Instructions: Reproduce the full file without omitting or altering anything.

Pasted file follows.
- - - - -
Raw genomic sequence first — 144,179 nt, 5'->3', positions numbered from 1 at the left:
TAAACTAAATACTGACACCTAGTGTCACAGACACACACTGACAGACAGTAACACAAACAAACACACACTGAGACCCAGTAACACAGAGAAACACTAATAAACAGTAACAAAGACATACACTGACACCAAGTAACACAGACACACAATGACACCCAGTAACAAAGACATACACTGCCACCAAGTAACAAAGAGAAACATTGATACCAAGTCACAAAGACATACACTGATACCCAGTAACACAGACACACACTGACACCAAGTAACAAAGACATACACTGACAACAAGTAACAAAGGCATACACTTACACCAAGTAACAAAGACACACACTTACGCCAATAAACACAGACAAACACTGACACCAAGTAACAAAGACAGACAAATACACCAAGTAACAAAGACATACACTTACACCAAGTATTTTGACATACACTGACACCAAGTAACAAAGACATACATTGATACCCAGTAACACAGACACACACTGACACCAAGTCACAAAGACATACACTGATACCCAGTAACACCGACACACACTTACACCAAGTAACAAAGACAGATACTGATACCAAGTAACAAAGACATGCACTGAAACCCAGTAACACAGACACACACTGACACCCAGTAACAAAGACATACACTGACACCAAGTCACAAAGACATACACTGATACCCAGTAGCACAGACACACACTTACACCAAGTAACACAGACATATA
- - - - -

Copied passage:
Raw genomic sequence first — 144,179 nt, 5'->3', positions numbered from 1 at the left:
TAAACTAAATACTGACACCTAGTGTCACAGACACACACTGACAGACAGTAACACAAACAAACACACACTGAGACCCAGTAACACAGAGAAACACTAATAAACAGTAACAAAGACATACACTGACACCAAGTAACACAGACACACAATGACACCCAGTAACAAAGACATACACTGCCACCAAGTAACAAAGAGAAACATTGATACCAAGTCACAAAGACATACACTGATACCCAGTAACACAGACACACACTGACACCAAGTAACAAAGACATACACTGACAACAAGTAACAAAGGCATACACTTACACCAAGTAACAAAGACACACACTTACGCCAATAAACACAGACAAACACTGACACCAAGTAACAAAGACAGACAAATACACCAAGTAACAAAGACATACACTTACACCAAGTATTTTGACATACACTGACACCAAGTAACAAAGACATACATTGATACCCAGTAACACAGACACACACTGACACCAAGTCACAAAGACATACACTGATACCCAGTAACACCGACACACACTTACACCAAGTAACAAAGACAGATACTGATACCAAGTAACAAAGACATGCACTGAAACCCAGTAACACAGACACACACTGACACCCAGTAACAAAGACATACACTGACACCAAGTCACAAAGACATACACTGATACCCAGTAGCACAGACACACACTTACACCAAGTAACACAGACATATA